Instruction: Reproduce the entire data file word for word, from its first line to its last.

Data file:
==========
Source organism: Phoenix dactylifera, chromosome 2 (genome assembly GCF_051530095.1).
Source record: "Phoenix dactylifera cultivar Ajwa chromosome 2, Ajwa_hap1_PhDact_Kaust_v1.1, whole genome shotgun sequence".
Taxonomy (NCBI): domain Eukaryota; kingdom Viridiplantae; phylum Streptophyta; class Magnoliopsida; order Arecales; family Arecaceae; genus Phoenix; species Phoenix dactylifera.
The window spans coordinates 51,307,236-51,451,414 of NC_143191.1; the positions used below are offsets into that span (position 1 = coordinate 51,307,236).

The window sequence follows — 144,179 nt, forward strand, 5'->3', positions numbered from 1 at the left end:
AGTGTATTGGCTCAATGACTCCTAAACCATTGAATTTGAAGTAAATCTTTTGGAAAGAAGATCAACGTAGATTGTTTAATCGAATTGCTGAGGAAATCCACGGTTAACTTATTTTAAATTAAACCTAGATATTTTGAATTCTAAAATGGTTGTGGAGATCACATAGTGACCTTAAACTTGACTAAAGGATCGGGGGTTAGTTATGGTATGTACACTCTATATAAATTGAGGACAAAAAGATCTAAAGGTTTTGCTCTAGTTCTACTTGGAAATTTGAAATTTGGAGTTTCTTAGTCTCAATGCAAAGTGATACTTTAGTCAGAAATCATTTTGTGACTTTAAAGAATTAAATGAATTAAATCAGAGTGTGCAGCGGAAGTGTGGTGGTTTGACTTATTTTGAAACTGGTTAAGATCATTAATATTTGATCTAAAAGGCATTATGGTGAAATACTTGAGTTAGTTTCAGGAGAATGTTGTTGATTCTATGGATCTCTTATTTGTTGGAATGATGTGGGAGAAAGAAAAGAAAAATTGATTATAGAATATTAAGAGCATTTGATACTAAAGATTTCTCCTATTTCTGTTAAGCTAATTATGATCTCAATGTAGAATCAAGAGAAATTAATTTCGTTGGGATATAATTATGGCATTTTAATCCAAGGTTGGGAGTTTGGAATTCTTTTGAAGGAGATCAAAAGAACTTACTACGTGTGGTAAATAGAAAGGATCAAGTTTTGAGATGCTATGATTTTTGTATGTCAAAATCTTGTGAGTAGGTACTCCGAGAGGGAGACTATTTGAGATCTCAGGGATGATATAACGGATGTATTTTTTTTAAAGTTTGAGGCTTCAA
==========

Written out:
Source organism: Phoenix dactylifera, chromosome 2 (genome assembly GCF_051530095.1).
Source record: "Phoenix dactylifera cultivar Ajwa chromosome 2, Ajwa_hap1_PhDact_Kaust_v1.1, whole genome shotgun sequence".
Taxonomy (NCBI): domain Eukaryota; kingdom Viridiplantae; phylum Streptophyta; class Magnoliopsida; order Arecales; family Arecaceae; genus Phoenix; species Phoenix dactylifera.
The window spans coordinates 51,307,236-51,451,414 of NC_143191.1; the positions used below are offsets into that span (position 1 = coordinate 51,307,236).

The window sequence follows — 144,179 nt, forward strand, 5'->3', positions numbered from 1 at the left end:
AGTGTATTGGCTCAATGACTCCTAAACCATTGAATTTGAAGTAAATCTTTTGGAAAGAAGATCAACGTAGATTGTTTAATCGAATTGCTGAGGAAATCCACGGTTAACTTATTTTAAATTAAACCTAGATATTTTGAATTCTAAAATGGTTGTGGAGATCACATAGTGACCTTAAACTTGACTAAAGGATCGGGGGTTAGTTATGGTATGTACACTCTATATAAATTGAGGACAAAAAGATCTAAAGGTTTTGCTCTAGTTCTACTTGGAAATTTGAAATTTGGAGTTTCTTAGTCTCAATGCAAAGTGATACTTTAGTCAGAAATCATTTTGTGACTTTAAAGAATTAAATGAATTAAATCAGAGTGTGCAGCGGAAGTGTGGTGGTTTGACTTATTTTGAAACTGGTTAAGATCATTAATATTTGATCTAAAAGGCATTATGGTGAAATACTTGAGTTAGTTTCAGGAGAATGTTGTTGATTCTATGGATCTCTTATTTGTTGGAATGATGTGGGAGAAAGAAAAGAAAAATTGATTATAGAATATTAAGAGCATTTGATACTAAAGATTTCTCCTATTTCTGTTAAGCTAATTATGATCTCAATGTAGAATCAAGAGAAATTAATTTCGTTGGGATATAATTATGGCATTTTAATCCAAGGTTGGGAGTTTGGAATTCTTTTGAAGGAGATCAAAAGAACTTACTACGTGTGGTAAATAGAAAGGATCAAGTTTTGAGATGCTATGATTTTTGTATGTCAAAATCTTGTGAGTAGGTACTCCGAGAGGGAGACTATTTGAGATCTCAGGGATGATATAACGGATGTATTTTTTTTAAAGTTTGAGGCTTCAA